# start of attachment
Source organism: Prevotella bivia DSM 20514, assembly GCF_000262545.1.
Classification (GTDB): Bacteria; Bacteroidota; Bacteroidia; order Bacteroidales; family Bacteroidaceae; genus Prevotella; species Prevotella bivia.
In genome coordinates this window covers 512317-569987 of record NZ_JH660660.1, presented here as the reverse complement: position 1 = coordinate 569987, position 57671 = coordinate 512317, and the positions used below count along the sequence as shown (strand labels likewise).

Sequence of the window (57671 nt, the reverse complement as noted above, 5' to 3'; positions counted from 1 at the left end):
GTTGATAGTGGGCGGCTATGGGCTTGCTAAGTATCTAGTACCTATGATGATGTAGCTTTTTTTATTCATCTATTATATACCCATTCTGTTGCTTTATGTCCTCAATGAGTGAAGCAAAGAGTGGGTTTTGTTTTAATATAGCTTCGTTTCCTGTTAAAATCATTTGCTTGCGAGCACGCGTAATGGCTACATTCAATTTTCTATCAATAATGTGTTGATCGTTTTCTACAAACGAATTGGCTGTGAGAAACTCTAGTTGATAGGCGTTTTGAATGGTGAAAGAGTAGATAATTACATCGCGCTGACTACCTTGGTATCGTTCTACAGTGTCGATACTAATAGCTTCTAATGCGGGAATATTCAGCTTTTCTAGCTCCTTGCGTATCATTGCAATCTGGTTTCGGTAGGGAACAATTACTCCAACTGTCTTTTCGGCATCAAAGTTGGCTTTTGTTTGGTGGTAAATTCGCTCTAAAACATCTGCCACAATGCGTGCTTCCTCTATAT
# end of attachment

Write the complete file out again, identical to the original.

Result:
Source organism: Prevotella bivia DSM 20514, assembly GCF_000262545.1.
Classification (GTDB): Bacteria; Bacteroidota; Bacteroidia; order Bacteroidales; family Bacteroidaceae; genus Prevotella; species Prevotella bivia.
In genome coordinates this window covers 512317-569987 of record NZ_JH660660.1, presented here as the reverse complement: position 1 = coordinate 569987, position 57671 = coordinate 512317, and the positions used below count along the sequence as shown (strand labels likewise).

Sequence of the window (57671 nt, the reverse complement as noted above, 5' to 3'; positions counted from 1 at the left end):
GTTGATAGTGGGCGGCTATGGGCTTGCTAAGTATCTAGTACCTATGATGATGTAGCTTTTTTTATTCATCTATTATATACCCATTCTGTTGCTTTATGTCCTCAATGAGTGAAGCAAAGAGTGGGTTTTGTTTTAATATAGCTTCGTTTCCTGTTAAAATCATTTGCTTGCGAGCACGCGTAATGGCTACATTCAATTTTCTATCAATAATGTGTTGATCGTTTTCTACAAACGAATTGGCTGTGAGAAACTCTAGTTGATAGGCGTTTTGAATGGTGAAAGAGTAGATAATTACATCGCGCTGACTACCTTGGTATCGTTCTACAGTGTCGATACTAATAGCTTCTAATGCGGGAATATTCAGCTTTTCTAGCTCCTTGCGTATCATTGCAATCTGGTTTCGGTAGGGAACAATTACTCCAACTGTCTTTTCGGCATCAAAGTTGGCTTTTGTTTGGTGGTAAATTCGCTCTAAAACATCTGCCACAATGCGTGCTTCCTCTATAT